In its Hobby Lobby decision, did the U.S. Supreme Court protect religious freedoms without denying access to contraceptives? Or did it set a stage for an array of challenges to the kind of medical insurance required of companies by the government? Morning Edition's Steve Inskeep discusses the court's Hobby Lobby ruling with Thomas Berg, a professor at the University of St. Thomas School of Law
The Labor Department releases its monthly jobs report Thursday morning. It's coming out a day earlier than normal because of the Fourth of July holiday. The job market has been racking up healthy gains this year, and the latest report is widely expected to show continued growth.
David Greene and Renee Montagne have the Last Word in business.
Senior Shiite Muslim clerics usually stay out of politics. But they've broken with tradition and issued a call to arms. Shiites are now volunteering — and dying — in the fight against Sunni Muslims.
This week ISIS changed its name to the Islamic State and says its territory is now a caliphate. The move is just one of the things that distinguishes the group from its predecessor, al Qaida in Iraq.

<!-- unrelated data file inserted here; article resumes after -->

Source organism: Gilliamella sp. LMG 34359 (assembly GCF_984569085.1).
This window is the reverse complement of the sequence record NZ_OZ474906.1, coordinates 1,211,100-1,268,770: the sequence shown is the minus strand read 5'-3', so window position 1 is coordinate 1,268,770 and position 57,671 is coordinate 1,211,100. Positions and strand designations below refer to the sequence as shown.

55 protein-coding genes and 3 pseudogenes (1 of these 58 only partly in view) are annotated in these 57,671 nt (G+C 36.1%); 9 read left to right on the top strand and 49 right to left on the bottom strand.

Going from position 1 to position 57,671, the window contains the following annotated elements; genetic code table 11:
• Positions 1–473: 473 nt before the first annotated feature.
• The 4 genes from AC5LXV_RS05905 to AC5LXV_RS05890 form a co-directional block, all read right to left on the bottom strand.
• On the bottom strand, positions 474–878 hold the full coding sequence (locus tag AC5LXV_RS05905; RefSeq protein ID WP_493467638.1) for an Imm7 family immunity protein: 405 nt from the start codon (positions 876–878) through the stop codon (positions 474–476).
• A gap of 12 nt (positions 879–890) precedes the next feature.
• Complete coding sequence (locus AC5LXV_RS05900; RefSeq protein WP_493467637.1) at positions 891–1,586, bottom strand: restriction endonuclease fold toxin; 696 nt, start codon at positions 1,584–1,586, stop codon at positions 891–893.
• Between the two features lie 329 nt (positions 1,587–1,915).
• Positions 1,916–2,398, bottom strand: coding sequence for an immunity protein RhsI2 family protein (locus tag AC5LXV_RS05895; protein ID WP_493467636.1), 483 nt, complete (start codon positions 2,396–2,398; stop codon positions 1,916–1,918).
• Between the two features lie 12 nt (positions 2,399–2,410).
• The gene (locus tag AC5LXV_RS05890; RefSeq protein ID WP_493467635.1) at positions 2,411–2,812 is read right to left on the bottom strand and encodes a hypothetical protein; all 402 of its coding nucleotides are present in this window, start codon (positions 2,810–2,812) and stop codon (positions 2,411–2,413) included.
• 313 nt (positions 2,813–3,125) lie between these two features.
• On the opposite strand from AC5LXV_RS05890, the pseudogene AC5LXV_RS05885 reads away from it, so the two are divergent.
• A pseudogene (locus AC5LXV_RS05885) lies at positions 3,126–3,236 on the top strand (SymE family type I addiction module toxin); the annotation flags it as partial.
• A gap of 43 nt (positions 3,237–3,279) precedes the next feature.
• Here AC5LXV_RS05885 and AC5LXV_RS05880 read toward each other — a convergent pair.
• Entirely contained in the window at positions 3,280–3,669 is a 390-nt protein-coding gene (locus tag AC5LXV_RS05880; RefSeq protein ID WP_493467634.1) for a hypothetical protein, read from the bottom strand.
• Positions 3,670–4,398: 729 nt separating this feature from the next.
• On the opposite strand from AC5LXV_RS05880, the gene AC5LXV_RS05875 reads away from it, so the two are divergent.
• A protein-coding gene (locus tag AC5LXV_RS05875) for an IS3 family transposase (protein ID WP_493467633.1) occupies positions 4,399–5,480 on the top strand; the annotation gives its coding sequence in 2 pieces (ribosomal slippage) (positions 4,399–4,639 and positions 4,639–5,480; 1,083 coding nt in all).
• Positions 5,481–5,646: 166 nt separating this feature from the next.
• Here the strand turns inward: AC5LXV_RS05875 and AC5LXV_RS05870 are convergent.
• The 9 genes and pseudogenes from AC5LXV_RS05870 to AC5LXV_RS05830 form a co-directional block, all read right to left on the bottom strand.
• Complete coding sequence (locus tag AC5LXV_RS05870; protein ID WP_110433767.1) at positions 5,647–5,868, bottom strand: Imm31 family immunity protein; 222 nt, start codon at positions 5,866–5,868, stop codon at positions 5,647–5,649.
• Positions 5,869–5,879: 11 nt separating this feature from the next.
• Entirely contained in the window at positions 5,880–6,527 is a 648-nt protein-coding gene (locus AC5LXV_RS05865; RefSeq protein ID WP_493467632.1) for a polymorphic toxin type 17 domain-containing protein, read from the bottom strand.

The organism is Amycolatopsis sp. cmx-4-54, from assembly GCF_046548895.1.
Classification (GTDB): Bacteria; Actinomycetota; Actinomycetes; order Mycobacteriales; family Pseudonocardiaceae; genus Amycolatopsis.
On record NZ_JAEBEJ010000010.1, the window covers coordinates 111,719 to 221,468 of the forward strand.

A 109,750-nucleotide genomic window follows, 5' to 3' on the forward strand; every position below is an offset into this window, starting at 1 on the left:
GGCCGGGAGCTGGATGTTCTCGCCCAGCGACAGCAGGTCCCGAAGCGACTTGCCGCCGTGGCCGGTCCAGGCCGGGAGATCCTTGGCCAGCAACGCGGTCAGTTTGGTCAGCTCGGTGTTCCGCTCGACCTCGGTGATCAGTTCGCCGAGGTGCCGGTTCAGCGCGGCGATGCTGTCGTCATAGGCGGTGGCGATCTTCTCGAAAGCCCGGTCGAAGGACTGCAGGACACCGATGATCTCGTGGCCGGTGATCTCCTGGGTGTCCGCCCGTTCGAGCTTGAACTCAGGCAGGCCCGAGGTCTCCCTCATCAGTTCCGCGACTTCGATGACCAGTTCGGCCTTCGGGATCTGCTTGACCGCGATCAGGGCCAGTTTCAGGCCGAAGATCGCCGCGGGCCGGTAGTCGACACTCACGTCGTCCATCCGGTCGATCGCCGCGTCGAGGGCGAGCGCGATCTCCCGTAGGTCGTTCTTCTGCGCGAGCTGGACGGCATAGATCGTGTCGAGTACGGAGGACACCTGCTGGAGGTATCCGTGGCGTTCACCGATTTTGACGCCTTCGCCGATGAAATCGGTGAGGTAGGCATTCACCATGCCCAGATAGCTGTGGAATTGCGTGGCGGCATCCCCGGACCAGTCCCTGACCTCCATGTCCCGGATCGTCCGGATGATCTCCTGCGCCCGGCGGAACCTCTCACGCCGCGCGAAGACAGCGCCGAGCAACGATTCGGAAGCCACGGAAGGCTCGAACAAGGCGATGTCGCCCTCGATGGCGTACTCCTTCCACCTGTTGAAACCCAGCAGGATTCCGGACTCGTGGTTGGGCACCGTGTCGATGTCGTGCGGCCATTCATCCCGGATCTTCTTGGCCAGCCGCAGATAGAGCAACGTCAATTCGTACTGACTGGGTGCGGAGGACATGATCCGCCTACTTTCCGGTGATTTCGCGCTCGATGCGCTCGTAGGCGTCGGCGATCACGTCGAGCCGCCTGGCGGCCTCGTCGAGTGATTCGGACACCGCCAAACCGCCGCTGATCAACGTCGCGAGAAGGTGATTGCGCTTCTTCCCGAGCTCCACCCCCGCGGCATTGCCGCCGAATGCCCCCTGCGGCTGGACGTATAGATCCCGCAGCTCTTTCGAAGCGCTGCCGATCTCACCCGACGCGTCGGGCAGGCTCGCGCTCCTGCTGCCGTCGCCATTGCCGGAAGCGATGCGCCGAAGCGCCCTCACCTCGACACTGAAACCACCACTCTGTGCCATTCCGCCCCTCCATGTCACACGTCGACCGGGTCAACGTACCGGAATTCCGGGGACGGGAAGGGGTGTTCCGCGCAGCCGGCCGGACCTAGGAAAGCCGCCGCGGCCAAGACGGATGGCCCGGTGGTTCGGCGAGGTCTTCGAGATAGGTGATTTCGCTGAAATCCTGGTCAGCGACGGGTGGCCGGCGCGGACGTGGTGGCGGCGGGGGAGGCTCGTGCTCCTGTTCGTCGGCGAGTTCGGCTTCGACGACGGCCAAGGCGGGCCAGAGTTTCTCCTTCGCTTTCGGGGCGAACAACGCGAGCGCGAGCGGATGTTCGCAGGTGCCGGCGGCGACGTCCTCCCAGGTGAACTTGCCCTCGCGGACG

For the first time, Colombia is in the quarter-finals of the World Cup. The team's winning streak is helping Colombian soccer emerge from a history of disappointment and drug-fueled violence.
The White House has asked Congress for $2 billion to respond to the record number of children arriving at the U.S. border. The funds would be used for shelters and to process deportation proceedings.
There's a broad international consensus that radical militants in Iraq pose a serious threat. But that doesn't mean the U.S., Russia, Iran and others will act in a coordinated fashion.
The federal program, which would pay for catastrophic damage if a U.S. city was attacked again, is up for renewal this year and some have begun to worry that it may be in trouble.
It's called chikungunya. And it causes severe joint pain that can last for months. A quarter of a million people have caught the virus in the Caribbean. So how big a problem will it be stateside?
In the city of Jericho in the West Bank, there's a new home that looks like it might be from another planet. But in fact, its designers took pains to use materials that were as local as possible.
In the early '90s, Ruben Castaneda was a crime reporter for The Washington Post, and an addict who bought crack on the very streets he wrote about. His new book is called S Street Rising.
Motorcycles provide an open road for literature, a device writers can use to talk about adventure, rebellion, even inner peace. NPR's Mandalit del Barco gets some reading ideas from actual bikers.